Reply to "What happens when traction tires fall off of a 1:1 scale locomotive"

Number 90 posted:

Stuart, I couldn't see your photo.  Was it a steam engine sitting disabled with a tire or tires off of the driver(s)?

Belt Railway of Chicago was unique as far as I know, in specifying diesel locomotive wheels with tires on all their locomotives built from the late 1930's until at least 1975, maybe longer.  They believed that it was the most economical answer for their particular operation.  And they must have used a lot of engine braking, as they switched all day.  I don't know how they made it work, but they did.

In my young adulthood, I waited for an hour to photograph their pair of Alco Century units (with tires) at a big crossing in Chicago.  After an hour in the sun, I headed over to a grassy area under a tree, and a black cloud of the most vicious mosquitoes I have ever encountered rose up and attacked me.  Fierce little fellows, they were.  I was a naíve California boy, from country where rain is a novelty and insects are sparse, and that was  a lesson in MIdwest etymology.  No photo . . . too busy retreating, swatting, and scratching.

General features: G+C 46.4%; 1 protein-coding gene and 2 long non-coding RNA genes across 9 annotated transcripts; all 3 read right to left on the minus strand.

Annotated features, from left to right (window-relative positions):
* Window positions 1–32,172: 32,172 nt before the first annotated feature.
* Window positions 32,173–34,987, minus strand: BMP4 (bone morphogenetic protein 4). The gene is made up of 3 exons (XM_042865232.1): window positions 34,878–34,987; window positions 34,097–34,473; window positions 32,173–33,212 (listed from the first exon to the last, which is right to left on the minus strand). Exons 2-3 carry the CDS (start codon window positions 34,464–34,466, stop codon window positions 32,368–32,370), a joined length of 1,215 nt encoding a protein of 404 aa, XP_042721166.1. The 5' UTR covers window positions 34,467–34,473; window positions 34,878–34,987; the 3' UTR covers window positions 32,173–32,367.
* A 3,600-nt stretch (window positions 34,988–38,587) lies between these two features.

So . . . Stewart . . . about the photo . . . ?

Tom,

The photo is of a B&M 4-6-0 which broke the main axle on the left side.  The main driver is laying against the ground, with the main and side rods bent, but still attached.  Also, the air pump has been knocked loose and is barely hanging on the side of the boiler.

Stuart

The light at the end of the tunnel is the headlight of an on coming train!

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